I have a tendency of being impatient. I hate queues, traffic and anything else that gets in the way or slows down progress. Min faff.
Even when time is not a factor, I’m in a hurry. I walk fast, talk fast and stress out friends and family when I’m go, go, go.
City life may be fast-paced and exciting for some, but that very nature of it causes many of us to live a more stressed and hurried existence, a causal factor in health problems long term.
Leaving Sydney for quieter destinations, I often find the locals to be friendlier, more relaxed and why the hell is no one driving the speed limit?
You don’t need to live in a big city to exhibit these behaviours. It’s common in individuals who work time-critical jobs or have Type-A personalities.
So if like me, you recognise you’re always time conscious, have too much to do and generally rushing through life, let’s look at ways to change our behaviour.
We’ve all done it at some point - mismanaged our time and are running late. You’ll recognise these individuals on the road, driving over the speed limit, ducking and weaving through traffic. But how much time are you actually saving by choosing to speed?
A 10km journey driving at 60km/h (6mi @ 37mi/h) takes ten minutes.
The same 10km journey at 70km/h (43mi/h) takes eight and a half minutes. A paltry one and a half minute saving by breaking the speed limit.
However, driving consistently in a city full of vehicles, pedestrians and traffic lights is near impossible. That ten-kilometre journey could easily exceed thirty minutes during peak hour in large cities. Your GPS predicts travel time based on a number of factors, but catch a red light along the way and you’ll be adding anywhere between one and three minutes, negating any time you might have made.
In the heat of the moment, you’re not considering these things because you’re tunnel-visioned. But right now whilst you’re hopefully not rushing (or driving 🤪), recognise the increased possibility of an accident or speeding fine (which may affect your insurance premium in the years to follow). Is the risk worth it to save a couple of minutes, and for what?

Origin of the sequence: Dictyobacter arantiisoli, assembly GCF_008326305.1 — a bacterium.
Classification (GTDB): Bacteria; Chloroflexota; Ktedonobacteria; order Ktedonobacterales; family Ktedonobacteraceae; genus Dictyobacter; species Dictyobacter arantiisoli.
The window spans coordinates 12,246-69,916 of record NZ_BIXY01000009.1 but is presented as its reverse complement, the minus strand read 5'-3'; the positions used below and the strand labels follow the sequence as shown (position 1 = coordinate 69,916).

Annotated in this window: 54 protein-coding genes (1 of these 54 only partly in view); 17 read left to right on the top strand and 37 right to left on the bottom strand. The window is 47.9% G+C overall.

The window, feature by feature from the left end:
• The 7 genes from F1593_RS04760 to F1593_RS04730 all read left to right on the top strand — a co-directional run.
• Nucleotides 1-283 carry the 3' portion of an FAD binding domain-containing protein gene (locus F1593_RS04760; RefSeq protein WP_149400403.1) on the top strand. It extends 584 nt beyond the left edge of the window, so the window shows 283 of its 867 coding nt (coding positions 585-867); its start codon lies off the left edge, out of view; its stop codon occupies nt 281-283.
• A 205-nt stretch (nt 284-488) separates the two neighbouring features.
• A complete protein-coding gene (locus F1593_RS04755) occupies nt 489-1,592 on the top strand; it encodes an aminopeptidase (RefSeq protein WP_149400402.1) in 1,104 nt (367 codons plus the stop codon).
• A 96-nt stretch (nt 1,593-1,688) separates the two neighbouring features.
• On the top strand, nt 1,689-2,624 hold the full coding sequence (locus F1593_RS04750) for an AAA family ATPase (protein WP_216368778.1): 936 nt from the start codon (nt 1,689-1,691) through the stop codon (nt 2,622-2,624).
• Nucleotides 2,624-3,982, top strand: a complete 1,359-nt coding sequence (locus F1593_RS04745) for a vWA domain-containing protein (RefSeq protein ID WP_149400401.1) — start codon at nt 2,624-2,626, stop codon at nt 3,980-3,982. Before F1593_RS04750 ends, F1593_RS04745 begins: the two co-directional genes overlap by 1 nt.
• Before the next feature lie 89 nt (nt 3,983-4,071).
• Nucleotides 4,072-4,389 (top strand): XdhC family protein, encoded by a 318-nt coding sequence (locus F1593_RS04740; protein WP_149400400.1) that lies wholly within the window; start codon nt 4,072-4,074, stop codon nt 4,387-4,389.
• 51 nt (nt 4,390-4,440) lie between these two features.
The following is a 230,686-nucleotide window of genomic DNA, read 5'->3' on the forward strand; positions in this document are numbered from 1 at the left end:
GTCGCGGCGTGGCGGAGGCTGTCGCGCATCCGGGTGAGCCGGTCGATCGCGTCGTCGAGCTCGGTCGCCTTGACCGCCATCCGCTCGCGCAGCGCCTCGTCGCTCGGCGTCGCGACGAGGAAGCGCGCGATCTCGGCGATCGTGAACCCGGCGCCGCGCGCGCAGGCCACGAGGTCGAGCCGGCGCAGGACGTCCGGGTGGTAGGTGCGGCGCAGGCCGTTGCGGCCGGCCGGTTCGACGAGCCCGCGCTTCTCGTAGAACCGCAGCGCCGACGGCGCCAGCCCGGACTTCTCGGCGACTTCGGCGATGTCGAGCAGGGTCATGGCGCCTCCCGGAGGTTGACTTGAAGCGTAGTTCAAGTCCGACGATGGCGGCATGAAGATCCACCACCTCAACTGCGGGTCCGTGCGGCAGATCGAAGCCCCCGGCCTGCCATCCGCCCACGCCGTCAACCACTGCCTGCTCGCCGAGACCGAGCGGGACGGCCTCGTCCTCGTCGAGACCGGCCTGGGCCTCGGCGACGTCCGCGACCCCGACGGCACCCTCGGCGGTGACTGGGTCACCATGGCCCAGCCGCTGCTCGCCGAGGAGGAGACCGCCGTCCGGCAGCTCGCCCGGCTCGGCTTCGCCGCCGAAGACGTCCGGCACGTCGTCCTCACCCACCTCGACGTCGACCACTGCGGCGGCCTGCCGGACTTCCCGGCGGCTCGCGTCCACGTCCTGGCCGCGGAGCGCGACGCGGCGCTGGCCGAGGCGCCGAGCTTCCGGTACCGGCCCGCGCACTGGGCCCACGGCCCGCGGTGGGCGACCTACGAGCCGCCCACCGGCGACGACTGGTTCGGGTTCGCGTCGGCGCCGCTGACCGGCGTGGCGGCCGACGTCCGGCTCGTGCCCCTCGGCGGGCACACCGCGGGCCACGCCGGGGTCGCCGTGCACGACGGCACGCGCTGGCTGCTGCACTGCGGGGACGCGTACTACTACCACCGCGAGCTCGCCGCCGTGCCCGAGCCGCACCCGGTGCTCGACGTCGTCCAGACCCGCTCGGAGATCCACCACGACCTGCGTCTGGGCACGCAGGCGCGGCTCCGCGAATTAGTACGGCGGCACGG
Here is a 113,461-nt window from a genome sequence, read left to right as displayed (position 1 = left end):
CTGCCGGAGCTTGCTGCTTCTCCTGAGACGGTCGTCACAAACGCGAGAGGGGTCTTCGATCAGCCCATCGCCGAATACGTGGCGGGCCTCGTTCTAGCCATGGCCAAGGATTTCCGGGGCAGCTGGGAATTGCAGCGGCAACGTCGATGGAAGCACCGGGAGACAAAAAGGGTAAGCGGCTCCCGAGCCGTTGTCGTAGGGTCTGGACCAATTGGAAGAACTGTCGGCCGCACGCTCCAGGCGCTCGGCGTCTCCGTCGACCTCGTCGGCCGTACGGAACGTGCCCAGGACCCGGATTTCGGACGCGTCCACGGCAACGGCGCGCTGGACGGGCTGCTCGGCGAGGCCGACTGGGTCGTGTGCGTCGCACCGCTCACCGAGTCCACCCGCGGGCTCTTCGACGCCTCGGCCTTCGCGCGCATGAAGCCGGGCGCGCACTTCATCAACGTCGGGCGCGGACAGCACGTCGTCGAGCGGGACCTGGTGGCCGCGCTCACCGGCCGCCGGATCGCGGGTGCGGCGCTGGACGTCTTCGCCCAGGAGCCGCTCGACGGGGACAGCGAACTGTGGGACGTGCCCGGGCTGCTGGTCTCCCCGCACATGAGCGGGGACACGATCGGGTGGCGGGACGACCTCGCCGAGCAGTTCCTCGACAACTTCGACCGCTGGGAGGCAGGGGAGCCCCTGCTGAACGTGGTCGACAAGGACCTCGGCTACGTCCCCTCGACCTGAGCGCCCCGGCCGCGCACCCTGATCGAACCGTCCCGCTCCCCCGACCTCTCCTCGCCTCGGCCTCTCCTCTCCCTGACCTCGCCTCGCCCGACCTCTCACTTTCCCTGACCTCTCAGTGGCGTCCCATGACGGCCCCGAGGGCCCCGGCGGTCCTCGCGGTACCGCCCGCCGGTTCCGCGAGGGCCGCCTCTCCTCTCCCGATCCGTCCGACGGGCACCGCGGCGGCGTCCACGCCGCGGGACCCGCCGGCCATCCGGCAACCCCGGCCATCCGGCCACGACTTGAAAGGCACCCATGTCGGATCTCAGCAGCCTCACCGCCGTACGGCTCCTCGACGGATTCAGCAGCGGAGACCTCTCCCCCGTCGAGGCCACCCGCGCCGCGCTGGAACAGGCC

Do you often:
- Find yourself generally speeding through life where everything’s a race, you need to make the most of every second - on the road, in conversation, eating meals;
- Multitask - at work or general routine;
- Hate delays and always look for ways to save time?
You could be dealing with hurry sickness and having these tendencies affects your emotional and physical health.
Importance lies in incorporating practices that help you slow down in life:
- Aim to walk thirty minutes plus a day
- Don’t neglect exercise, nutrition, sleep and water
- Prioritise relaxation - those things you do to unwind
Leo’s suggestions include:
- Do less
- Be present
- Unplug (disconnect)
- Focus on people
- Appreciate nature
Ultimately, it’s about reducing unnecessary anxiety and pressure; living life at a slower, more enjoyable pace.
“Nature does not hurry, yet everything is accomplished.” - Lao Tzu
It’s savouring the chocolate, going with the flow, slowing down, chilling out.
There’s no hurry.
You’ll get there when you do.
Enjoy the journey.
Because it goes by fast.